Not “just” emotions.

Almost 3 weeks on, and here we are. In a new house, a new town, a new community, and a new lifestyle. The dawn of a new era for our family as a unit, and as individuals. It hasn’t been an easy transition.

I’ve had a lot of good friends tell me that as long as I’m looking at the positives; that’s all that matters. As nice an idea as that is, it’s also rubbish. A few days after we arrived, I sat on the kitchen floor surrounded by boxes of pots and pans and oven trays, having just opened the kitchen cabinets to discover, like the bathroom and the laundry, and the spare room, everything smelled like damp and mold. I cried. I cried and I cried. I even went as far as to vocalise “I just want to go home.”

Right there, in that moment, I was devastated. Exhausted. Grieving for the life we had left behind. Counting my blessings; my family was finally together after the days of moving, we had a roof over our heads, our baby is moving and growing happily in my belly… Those blessings so not discount the fact that the only house available for us to live in was in much worse condition than we were prepared for (and yes, we were warned). Those blessings so not discount the several days of the exhaustion and aches of 8 months pregnant, looking after an energetic toddler, a dog, and 4 chickens, in a totally new and not ideal environment while waiting for my husband to return and be with us (and all of our stuff of course).

Moving day 1, where the physical moving took HOURS longer than anticipated. Despite being well after bedtime, everyone stayed up to help.

This grief, this exhaustion, this fear and trepidation of the unknown, the physical pain of a pregnant body overworked, and finally, the dismay of discovering a nausea-inducing smell throughout our new “home”, it’s all real, raw, and powerful. To sit, and to cry is a totally normal response. To pretend that these things don’t matter, to push them aside would not, for me, be healthy. Over the last 18 months I’ve been learning to allow myself to feel these emotions, no matter how deep. My toddler teaches me daily; his emotions are huge and real.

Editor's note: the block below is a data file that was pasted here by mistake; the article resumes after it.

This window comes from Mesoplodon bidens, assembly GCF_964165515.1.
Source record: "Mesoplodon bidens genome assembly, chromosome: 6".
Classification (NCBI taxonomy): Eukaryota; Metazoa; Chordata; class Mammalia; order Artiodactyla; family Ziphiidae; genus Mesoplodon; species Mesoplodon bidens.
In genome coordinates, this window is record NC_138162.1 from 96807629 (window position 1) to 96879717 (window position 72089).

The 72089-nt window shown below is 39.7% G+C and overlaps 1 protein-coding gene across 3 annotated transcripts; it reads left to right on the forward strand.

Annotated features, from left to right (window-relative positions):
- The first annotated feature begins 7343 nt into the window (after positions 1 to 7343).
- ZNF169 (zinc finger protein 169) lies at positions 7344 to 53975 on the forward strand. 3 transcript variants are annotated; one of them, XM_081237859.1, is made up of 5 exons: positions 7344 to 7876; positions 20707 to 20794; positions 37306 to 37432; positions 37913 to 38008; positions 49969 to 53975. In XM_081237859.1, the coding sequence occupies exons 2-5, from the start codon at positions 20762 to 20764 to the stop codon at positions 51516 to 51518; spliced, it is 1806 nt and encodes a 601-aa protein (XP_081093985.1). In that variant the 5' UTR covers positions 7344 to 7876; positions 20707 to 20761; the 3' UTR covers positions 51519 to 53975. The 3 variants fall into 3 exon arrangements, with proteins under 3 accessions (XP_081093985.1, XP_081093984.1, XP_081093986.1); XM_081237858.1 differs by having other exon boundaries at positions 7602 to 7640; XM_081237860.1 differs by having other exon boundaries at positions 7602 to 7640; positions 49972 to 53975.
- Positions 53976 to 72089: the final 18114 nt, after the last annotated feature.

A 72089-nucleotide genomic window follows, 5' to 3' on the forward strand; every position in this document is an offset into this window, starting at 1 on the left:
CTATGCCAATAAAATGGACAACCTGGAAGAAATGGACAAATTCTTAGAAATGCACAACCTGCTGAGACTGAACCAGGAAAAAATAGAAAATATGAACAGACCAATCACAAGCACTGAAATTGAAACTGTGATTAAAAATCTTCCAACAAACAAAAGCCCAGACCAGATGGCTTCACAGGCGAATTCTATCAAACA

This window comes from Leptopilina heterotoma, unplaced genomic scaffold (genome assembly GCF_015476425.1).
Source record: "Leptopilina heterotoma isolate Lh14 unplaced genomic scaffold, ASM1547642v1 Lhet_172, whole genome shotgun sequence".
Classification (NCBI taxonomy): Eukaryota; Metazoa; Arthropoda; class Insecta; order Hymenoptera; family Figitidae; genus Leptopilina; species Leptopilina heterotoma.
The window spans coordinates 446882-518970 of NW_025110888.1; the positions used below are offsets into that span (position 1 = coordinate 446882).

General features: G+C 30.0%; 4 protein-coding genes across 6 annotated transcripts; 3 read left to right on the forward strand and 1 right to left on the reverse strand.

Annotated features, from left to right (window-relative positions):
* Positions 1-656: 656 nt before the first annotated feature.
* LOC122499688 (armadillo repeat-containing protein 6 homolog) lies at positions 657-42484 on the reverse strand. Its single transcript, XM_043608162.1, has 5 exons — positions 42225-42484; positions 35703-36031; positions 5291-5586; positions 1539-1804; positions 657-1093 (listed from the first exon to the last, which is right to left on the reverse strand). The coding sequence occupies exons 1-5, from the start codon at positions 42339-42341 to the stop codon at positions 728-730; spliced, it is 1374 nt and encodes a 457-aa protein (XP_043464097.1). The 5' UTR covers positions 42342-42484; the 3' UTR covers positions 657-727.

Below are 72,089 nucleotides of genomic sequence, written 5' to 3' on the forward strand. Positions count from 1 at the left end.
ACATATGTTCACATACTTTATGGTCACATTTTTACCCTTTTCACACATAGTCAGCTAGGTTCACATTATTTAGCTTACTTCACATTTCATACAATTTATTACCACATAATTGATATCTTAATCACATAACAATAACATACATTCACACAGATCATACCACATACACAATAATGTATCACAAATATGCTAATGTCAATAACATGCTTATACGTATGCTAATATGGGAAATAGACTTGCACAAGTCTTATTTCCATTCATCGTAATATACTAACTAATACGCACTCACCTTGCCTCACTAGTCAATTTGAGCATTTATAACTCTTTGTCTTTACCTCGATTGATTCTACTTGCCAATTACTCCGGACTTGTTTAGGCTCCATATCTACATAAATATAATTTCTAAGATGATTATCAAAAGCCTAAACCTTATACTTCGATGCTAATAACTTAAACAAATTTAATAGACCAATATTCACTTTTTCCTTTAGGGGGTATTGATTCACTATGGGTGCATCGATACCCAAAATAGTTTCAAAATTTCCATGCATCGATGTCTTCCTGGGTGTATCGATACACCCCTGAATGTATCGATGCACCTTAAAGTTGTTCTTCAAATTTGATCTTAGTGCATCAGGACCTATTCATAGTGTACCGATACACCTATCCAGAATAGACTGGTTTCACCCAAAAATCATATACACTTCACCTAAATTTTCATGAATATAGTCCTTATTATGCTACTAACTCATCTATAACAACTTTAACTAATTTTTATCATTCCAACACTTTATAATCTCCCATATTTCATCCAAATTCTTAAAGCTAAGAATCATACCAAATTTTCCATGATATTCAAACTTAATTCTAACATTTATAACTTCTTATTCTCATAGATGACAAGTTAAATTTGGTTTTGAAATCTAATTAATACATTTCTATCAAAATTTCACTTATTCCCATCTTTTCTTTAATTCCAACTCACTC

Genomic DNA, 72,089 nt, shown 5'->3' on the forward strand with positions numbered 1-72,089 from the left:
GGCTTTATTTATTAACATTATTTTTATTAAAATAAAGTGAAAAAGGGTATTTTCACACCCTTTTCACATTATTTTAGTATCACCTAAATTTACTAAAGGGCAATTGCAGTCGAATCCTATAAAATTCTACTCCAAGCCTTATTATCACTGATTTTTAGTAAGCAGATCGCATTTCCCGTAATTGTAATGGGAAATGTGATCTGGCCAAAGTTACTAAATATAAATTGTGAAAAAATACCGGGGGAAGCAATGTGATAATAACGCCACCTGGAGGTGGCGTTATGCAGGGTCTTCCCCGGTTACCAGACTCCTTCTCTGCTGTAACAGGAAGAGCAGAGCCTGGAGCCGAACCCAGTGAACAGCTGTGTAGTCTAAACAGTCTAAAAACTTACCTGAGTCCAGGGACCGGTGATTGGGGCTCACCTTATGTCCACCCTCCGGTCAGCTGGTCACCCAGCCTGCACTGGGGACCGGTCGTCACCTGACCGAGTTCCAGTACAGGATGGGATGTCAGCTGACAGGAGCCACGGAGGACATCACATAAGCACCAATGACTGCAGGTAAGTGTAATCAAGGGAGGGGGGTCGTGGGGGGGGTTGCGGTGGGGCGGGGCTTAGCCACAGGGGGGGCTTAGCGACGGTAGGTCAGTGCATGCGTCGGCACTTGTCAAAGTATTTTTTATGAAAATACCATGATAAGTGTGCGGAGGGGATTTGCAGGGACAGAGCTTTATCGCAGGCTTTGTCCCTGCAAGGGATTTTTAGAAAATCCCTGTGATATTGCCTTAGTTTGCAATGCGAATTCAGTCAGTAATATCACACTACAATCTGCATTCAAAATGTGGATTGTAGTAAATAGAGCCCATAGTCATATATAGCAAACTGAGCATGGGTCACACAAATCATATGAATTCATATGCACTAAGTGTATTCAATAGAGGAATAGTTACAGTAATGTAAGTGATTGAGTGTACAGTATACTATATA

We so often forget that the things that are hard for us are harder for our little people. Grace for cuddles, cosleeping through the transition, and patience within the new walls has been needed.

Those first couple of weeks have been periods of grace. Learning to show each other grace to feel our feelings, and to come to terms with the huge changes we have chosen; the expected and the unexpected alike.

It hasn’t all been hard, though, and there have been some unexpected delights in discovering our new town and getting to know our new community. To intentionally not lighten the heaviness of this post, I’ll leave the delights for my next update (which will be soon, I promise).

Despite one dog-on-chicken attack, and another close call (it appears I can still spear tackle a dog at 9 months pregnant) everyone, including the animals, is settling into a routine of some sort. We have embraced and accepted the oddities of our temporary house, committed to fixing up the things we can, and have even started up a temporary and completely transportable vegetable garden. Each day we are serenaded by a chorus of birds in the backyard, the front yard, on our stroll into town, and everywhere in between.

There are many things to be excited for, and many opportunities to look forward to. We will make the most of every situation we find ourselves in, but let’s not discard the hard emotions. Just as we feel the happy, let us feel the difficult. Let us all sit in the hard places within ourselves and know them deeply.


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